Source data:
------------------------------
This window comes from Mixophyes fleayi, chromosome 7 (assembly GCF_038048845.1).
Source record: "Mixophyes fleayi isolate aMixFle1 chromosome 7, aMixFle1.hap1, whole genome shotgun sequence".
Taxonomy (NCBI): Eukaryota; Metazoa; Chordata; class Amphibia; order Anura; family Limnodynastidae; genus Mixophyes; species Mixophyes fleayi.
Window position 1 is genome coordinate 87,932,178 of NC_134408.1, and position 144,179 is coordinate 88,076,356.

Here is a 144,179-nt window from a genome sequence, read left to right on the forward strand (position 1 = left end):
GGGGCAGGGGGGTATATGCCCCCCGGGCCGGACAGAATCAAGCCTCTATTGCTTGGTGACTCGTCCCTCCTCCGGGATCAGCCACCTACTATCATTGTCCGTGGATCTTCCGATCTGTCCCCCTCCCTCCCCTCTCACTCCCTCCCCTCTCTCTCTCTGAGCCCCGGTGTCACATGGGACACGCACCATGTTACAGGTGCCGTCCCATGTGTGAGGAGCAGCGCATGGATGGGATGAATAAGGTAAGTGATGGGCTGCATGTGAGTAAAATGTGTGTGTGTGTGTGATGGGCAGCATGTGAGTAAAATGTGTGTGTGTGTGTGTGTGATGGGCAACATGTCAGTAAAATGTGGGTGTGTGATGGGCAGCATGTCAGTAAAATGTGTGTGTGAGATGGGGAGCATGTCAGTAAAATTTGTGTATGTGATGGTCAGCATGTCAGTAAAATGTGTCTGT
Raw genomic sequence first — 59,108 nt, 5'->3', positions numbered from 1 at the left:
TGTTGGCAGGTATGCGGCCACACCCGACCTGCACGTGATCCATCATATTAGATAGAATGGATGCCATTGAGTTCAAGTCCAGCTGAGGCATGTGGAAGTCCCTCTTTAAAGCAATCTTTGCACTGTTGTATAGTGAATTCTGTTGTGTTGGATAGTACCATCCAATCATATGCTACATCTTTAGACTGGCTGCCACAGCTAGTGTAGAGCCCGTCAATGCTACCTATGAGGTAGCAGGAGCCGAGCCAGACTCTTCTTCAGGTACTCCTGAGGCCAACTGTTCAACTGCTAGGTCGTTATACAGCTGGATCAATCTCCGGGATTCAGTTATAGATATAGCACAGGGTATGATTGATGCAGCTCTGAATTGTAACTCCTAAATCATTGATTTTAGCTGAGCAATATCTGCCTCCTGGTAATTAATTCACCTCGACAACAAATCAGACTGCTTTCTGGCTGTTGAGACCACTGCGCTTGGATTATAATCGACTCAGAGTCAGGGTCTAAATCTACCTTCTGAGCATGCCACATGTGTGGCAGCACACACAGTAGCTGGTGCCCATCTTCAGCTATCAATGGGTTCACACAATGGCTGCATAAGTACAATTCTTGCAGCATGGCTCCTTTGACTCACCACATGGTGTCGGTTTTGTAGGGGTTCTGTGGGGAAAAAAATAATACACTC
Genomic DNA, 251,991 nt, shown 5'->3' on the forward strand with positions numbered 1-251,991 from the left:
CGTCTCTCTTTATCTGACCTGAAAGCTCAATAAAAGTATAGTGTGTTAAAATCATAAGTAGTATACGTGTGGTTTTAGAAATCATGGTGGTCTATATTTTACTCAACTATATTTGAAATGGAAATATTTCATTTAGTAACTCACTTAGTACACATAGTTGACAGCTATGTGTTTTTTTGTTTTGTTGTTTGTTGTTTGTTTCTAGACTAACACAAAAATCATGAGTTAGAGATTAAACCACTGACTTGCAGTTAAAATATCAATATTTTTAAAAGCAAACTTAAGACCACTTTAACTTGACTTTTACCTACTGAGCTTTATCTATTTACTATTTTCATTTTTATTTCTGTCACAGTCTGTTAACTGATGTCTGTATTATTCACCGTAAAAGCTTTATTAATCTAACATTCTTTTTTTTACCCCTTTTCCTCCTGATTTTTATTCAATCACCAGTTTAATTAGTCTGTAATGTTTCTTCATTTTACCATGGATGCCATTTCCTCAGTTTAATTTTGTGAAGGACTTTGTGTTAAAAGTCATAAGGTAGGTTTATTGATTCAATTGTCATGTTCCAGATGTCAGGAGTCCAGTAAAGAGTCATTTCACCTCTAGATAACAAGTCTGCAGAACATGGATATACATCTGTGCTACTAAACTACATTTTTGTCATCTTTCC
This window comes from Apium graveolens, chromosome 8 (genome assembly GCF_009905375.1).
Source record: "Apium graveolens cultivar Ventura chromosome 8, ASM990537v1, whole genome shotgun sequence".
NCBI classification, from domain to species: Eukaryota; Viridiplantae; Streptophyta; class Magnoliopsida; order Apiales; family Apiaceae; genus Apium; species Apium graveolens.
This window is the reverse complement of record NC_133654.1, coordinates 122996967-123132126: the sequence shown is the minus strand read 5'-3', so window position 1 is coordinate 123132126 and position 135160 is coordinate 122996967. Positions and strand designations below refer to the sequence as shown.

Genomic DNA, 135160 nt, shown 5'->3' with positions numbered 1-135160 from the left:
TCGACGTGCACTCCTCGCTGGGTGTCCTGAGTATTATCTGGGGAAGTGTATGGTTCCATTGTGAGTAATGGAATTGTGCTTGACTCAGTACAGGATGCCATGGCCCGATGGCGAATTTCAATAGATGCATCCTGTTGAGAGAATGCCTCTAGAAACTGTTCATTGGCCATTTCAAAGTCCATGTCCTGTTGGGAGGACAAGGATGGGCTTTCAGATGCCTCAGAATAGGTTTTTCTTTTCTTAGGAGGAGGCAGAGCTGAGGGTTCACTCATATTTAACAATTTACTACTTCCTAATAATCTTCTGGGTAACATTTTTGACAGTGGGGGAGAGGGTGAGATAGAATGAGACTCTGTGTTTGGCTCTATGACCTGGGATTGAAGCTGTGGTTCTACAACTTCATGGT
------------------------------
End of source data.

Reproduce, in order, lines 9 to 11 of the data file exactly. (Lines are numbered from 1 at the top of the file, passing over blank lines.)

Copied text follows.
Genomic DNA, 251,991 nt, shown 5'->3' on the forward strand with positions numbered 1-251,991 from the left:
CGTCTCTCTTTATCTGACCTGAAAGCTCAATAAAAGTATAGTGTGTTAAAATCATAAGTAGTATACGTGTGGTTTTAGAAATCATGGTGGTCTATATTTTACTCAACTATATTTGAAATGGAAATATTTCATTTAGTAACTCACTTAGTACACATAGTTGACAGCTATGTGTTTTTTTGTTTTGTTGTTTGTTGTTTGTTTCTAGACTAACACAAAAATCATGAGTTAGAGATTAAACCACTGACTTGCAGTTAAAATATCAATATTTTTAAAAGCAAACTTAAGACCACTTTAACTTGACTTTTACCTACTGAGCTTTATCTATTTACTATTTTCATTTTTATTTCTGTCACAGTCTGTTAACTGATGTCTGTATTATTCACCGTAAAAGCTTTATTAATCTAACATTCTTTTTTTTACCCCTTTTCCTCCTGATTTTTATTCAATCACCAGTTTAATTAGTCTGTAATGTTTCTTCATTTTACCATGGATGCCATTTCCTCAGTTTAATTTTGTGAAGGACTTTGTGTTAAAAGTCATAAGGTAGGTTTATTGATTCAATTGTCATGTTCCAGATGTCAGGAGTCCAGTAAAGAGTCATTTCACCTCTAGATAACAAGTCTGCAGAACATGGATATACATCTGTGCTACTAAACTACATTTTTGTCATCTTTCC
This window comes from Apium graveolens, chromosome 8 (genome assembly GCF_009905375.1).